Frankly, I had about given up on listening to the radio.
My favorite local sports talk show had turned into non-stop commercials for a weight loss clinic, with the host swearing, “I’ve lost 80 pounds in the past two weeks on the Speedy Diet Program, without exercise, and I’m eating hot fudge sundaes for breakfast, lunch and dinner! It’s unbelievable! The chicks won’t leave me alone on the beach!”
Yeah, right, and then the Speedy Diet Program folks get busted for insanely false advertising, and Mr. Ripped Talk Host puts the 80 pounds back on – plus 20 more for the pain and suffering he caused listeners.
My local news station had turned into a lunatic fringe political soap box. My favorite rock station flipped formats to some crazy language that only cab drivers understand.
It got so bad that I was using my clock radio as a … clock!
Desperate times call for desperate measures. I – gasp – started reading myself to sleep at night instead of listening to nationally syndicated kooks talking about Martians in Michigan. Nothing ever topped Larry King’s latenight show for putting me beddy-bye. C’mon, Larry, tell us that story about eating ice cream with Sandy Koufax again, for the 100th time, this week.
Just when I hit rock bottom and started ordering books on tape … I got a CC WiFi Internet Radio and put it on the night stand next to my bed.
Radio … I’m back, baby!
With this Internet radio, I’m not a prisoner of local radio’s Noah’s Ark strategy: two talk stations, two sports stations, two rock stations, two country stations, two rap stations, two etc.
Now, I have the freedom to choose between, oh, about FIFTEEN THOUSAND STATIONS!
From across my hometown and around the world.
I’m a sports talk fan. I have two sports talk stations in my town, but I’m tired of hearing if the local baseball team has enough bullpen pitching. We’re in last place. Who cares? On this team, the “closer,” is the guy who turns out the lights after fans leave in the seventh inning.
With my CC WiFi Internet Radio, I get (ready for this?) – 1,012 sports talk stations spanning the globe. Last July, I listened to a London sports station talking about Andy Murray’s chances of winning Wimbledon. During the Olympics, you should have heard the stations in Jamaica bragging on Usain Bolt.
Whenever something happens, anywhere in the world, I tune to that city’s news/talk station and get the straight scoop from people who know what they’re talking about. There are 1,029 news stations and 661 news talk stations on Internet radio.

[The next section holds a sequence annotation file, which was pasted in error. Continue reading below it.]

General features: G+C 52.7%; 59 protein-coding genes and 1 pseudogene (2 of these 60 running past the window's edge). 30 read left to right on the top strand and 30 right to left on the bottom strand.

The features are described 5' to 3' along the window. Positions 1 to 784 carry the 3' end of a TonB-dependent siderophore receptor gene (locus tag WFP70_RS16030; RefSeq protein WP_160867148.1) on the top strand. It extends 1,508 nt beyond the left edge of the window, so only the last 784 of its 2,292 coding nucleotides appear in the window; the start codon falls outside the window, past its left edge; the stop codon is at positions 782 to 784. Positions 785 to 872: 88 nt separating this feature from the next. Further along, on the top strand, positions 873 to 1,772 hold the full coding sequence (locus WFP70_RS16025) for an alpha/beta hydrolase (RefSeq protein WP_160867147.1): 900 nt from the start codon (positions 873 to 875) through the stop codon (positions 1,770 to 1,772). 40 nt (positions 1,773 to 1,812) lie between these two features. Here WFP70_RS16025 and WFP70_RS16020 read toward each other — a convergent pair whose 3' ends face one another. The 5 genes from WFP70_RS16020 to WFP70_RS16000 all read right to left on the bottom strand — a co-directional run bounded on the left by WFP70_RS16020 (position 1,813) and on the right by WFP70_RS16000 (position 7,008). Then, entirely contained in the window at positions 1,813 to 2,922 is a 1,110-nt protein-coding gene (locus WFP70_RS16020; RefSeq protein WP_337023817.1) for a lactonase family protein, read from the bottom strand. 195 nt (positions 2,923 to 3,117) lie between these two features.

I listened to the news station in New Orleans during Hurricane Isaac. I heard real stories about the storm from local reporters, not some clueless New York hack sent by the network.
“Local officials say you should stay out of standing water because there may be snakes in there, plus you could be injured by an electrical shock. It’s very dangerous. This is news ace Geraldo Crackerjack, reporting from the middle of a flooded street!”
Smart, real smart.
I like classic rock. I’m a Beatles freak. Love the music from the ‘60s and ‘70s. Instead of listening to my local rock stations play the same 20 songs over and over, (Stairway to Heaven again?) I hit “Genre” on my Internet radio, and choose from, take a deep breath …
408 classic rock stations.
206 stations playing ‘60s music.
309 stations playing ‘70s hits.
959 stations playing the oldies.
I can even narrow down where I want to hear my ‘60s hits from – I usually go to London or Liverpool stations. There are nine stations that play nothing but Beatles songs 24 hours a day.
You want some fun? Tune in a reggae station from Montego Bay, mon.
You want even more fun? Tune in a Pittsburgh sports station the night after the Steelers lose. Better make sure your smoke detector works. Those Steeler fans take their football pretty serious.
The sound from my Internet radio is clearer than my old clock radio. There’s a sports station in my city that I enjoy. But the weak signal and static made it unbearable to listen to, and I can practically see the station’s antenna from my house.
On my Internet radio, the station comes in crystal clear.
My local ESPN radio affiliate pre-empts the Scott Van Pelt Show for a local afternoon bozo. Local advertising makes the station more money that carrying the network. Now I click on ESPN on my Internet radio and get Van Pelt.
My Internet radio is a full service receiver. It’s got a night light, clock, alarm and full rich sound. I use it just like my old clock radio. When I go to bed, the radio sits on a night stand about two feet from my head. I imagine this is how most people use their WiFi Internet Radio.
Yet it comes with a remote control.
How lazy do the C. Crane people think I am?
Columnist, Houston Chronicle